SDLT – A summary of recent changes

Stamp Duty Land Tax (‘SDLT’) has become increasingly complex in recent years. The introduction of the surcharge rate (+3%) from 1 April 2016 for the purchase of an additional dwelling and the new surcharge (+2%) for non-resident purchasers to be introduced this year, means SDLT can be both a high cost and tricky to navigate.

The good news

To ignite the property market during COVID-19, the government announced a temporary reduction in SDLT for all purchases of residential property where completion occurs between 8 June 2020 and 31 March 2021. The 0% rate is for properties worth up to £500,000, thereafter the normal SDLT rates apply. This can generate significant tax savings – up to £15,000.

This reduced rate applies to all buyers, individual or corporate. It still applies when the purchaser is subject to the surcharged rate (+3%) on the purchase of an additional dwelling. In this case the first £500,000 will be subject to 3% SDLT, and thereafter the normal surcharged rates will apply. It is also worth noting that reliefs, such as Multiple Dwellings Relief, still apply resulting in a very tax efficient outcome when combined with the reduced rate of SDLT.

Another piece of good news is that HMRC have recently confirmed the availability of Multiple Dwellings Relief (‘MDR’) for subsidiary dwellings. Broadly a subsidiary dwelling is one located in the same building or garden/grounds of the main dwelling and the value is no more than a third of the overall purchase price, typically annexes or granny flats.

Where a property transaction includes a separate subsidiary dwelling, the surcharge rate (+3%) for additional dwellings will not apply (unless the acquisition is not a replacement of the purchaser’s main residence). However there was concern that the application of MDR, which is available on the purchase of multiple dwellings, would actually trigger the +3% surcharge rate.

HMRC have now confirmed that where all the relevant conditions are met, MDR is available on a transaction involving a subsidiary dwelling and this will not trigger the surcharge rate of SDLT. When MDR applies, the SDLT rate is calculated on the average price of the dwellings being purchased. This can result in significant tax savings for a purchaser.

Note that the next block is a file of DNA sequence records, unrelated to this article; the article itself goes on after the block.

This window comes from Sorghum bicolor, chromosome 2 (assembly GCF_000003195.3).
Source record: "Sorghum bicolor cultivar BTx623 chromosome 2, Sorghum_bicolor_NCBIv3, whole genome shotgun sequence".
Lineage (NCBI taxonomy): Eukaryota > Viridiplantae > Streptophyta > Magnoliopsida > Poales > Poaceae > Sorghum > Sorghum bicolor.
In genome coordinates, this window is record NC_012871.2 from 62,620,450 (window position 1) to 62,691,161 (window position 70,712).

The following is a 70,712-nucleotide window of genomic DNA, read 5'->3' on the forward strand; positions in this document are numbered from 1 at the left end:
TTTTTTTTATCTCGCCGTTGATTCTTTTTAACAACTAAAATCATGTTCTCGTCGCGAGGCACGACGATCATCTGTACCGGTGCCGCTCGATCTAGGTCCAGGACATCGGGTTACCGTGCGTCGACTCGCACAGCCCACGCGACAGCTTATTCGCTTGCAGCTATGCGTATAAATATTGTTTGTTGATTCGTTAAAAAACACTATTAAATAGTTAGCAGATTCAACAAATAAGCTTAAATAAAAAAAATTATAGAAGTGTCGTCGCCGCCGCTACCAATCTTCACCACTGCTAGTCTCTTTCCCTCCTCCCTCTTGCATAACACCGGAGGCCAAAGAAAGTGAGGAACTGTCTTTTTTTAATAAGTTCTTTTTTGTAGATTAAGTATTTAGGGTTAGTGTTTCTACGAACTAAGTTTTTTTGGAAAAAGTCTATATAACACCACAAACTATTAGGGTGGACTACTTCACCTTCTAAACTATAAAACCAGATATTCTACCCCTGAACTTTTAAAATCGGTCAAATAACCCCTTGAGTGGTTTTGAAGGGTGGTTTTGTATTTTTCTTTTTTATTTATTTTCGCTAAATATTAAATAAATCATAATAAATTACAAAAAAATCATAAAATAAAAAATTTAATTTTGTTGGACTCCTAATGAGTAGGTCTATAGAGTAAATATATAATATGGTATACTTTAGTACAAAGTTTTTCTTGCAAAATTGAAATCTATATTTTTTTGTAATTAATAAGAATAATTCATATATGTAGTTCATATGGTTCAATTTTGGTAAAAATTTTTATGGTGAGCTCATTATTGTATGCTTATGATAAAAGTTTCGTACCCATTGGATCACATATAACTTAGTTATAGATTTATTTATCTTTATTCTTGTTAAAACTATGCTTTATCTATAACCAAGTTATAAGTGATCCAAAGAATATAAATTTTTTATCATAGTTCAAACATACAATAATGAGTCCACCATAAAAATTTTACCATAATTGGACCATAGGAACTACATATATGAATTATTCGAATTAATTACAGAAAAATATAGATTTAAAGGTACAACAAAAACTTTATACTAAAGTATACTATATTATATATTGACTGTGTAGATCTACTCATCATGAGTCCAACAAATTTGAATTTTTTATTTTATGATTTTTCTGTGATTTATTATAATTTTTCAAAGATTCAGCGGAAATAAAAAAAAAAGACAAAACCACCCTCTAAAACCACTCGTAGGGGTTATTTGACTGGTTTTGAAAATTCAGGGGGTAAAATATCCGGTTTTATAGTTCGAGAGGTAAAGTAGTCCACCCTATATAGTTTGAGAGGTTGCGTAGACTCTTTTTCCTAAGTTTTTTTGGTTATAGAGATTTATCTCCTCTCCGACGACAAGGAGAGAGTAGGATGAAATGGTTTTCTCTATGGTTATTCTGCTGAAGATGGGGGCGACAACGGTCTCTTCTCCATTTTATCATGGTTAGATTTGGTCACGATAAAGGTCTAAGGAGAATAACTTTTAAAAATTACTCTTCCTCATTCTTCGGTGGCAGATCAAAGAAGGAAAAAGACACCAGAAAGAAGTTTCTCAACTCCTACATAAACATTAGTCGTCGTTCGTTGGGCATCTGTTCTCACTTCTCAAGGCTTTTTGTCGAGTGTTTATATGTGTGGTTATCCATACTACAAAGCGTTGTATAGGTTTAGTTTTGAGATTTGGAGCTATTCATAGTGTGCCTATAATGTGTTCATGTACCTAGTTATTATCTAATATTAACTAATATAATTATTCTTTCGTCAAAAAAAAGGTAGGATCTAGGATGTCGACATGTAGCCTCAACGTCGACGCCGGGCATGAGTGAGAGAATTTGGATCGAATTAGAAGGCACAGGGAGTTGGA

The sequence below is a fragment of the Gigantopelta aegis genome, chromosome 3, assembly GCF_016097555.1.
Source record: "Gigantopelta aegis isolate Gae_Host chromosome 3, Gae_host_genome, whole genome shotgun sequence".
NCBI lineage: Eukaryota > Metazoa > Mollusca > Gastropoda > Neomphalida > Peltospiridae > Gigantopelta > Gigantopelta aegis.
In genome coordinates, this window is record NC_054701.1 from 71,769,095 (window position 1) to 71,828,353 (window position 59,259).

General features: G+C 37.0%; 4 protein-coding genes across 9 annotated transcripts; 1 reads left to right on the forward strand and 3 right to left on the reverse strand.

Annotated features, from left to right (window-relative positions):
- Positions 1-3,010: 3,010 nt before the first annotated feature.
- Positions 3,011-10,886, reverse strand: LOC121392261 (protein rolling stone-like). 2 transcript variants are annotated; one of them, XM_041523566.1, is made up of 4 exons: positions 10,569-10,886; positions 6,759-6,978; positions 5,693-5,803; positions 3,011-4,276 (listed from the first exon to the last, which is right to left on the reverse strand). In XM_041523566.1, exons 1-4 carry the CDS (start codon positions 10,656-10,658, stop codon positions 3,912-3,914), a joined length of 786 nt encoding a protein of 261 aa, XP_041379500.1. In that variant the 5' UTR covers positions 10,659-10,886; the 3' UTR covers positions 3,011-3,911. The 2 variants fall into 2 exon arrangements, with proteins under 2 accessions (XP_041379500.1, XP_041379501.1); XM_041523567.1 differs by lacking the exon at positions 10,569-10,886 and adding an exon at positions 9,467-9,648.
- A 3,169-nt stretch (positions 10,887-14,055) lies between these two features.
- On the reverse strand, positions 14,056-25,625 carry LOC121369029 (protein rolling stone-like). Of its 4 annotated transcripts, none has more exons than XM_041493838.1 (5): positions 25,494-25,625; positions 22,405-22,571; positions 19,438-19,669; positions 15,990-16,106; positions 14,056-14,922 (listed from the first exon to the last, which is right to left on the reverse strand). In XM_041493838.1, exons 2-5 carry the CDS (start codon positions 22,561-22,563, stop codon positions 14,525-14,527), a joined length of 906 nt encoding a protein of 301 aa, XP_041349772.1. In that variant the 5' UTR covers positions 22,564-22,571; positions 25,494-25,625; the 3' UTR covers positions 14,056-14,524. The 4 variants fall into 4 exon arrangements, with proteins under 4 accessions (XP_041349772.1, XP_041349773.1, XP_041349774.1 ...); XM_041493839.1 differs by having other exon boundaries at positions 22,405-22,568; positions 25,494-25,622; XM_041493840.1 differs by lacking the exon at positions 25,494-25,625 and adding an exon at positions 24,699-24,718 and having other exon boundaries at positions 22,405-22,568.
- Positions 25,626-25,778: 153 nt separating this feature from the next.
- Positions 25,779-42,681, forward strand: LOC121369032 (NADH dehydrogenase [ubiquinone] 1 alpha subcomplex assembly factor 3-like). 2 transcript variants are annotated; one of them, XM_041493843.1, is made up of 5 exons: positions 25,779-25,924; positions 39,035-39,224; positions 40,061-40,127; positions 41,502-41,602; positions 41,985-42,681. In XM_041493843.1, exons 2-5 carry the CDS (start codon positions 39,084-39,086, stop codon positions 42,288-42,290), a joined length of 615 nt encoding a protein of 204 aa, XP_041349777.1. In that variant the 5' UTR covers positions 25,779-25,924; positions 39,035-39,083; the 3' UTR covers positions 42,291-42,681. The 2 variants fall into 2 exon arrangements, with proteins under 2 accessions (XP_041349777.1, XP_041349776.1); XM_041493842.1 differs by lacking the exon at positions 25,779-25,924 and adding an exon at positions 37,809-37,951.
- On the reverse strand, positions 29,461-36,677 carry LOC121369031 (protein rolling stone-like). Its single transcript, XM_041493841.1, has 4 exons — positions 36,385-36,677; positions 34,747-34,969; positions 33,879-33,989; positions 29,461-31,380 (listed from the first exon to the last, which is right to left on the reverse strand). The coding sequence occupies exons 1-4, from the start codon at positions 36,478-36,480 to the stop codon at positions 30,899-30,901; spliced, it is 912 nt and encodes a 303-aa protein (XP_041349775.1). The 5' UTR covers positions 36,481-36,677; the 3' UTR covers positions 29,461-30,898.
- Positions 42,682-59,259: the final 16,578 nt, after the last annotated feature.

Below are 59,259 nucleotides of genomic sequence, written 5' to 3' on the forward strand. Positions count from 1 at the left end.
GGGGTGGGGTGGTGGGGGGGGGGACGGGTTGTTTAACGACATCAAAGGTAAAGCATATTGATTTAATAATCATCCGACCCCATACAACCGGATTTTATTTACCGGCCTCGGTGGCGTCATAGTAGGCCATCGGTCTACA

For example, a transaction for a property worth £1.5m at current SDLT rates would result in tax of £78,750 being payable (£93,750 from 1 April 2021). If the property had a separate dwelling such as an annex/granny flat which met the conditions to treat it as a subsidiary dwelling, then the SDLT payable could be reduced to £25,000 (£55,000 from 1 April 2021).

In addition, the government introduced a relief for first time buyers from 22 November 2017: relevant again from 1 April 2021 when the temporary reduction for all buyers ceases.  This applies 0% to the first £300,000 and 5% from £300,001 to £500,000, thereafter the normal rates of SDLT apply.

The less good news

On a less generous note, from 1 April 2021 there will be an additional (+2%) surcharge rate for non-residents purchasing residential property in the UK. This applies to non-resident individuals, companies, partnerships, unit trusts as well as beneficiaries of life interest and bare trusts and some trustees. Therefore an individual could be subject to the +3% surcharge for the purchase of additional dwellings as well as the +2% non-resident surcharge; an effective +5% rate on a transaction.

The calculation of SDLT is very complex and depends on the number of properties being purchased, whether the properties are residential, non-residential or a mix, who is purchasing the property, how many dwellings are being purchased, and many other factors. It is always worth getting professional advice to ensure you are paying the right amount of tax whilst claiming any available reliefs.

Zoe Flanagan is a Business Tax Advisor at Garbutt + Elliott LLP and can be contacted on Zflanaghan@garbutt-elliott.co.uk.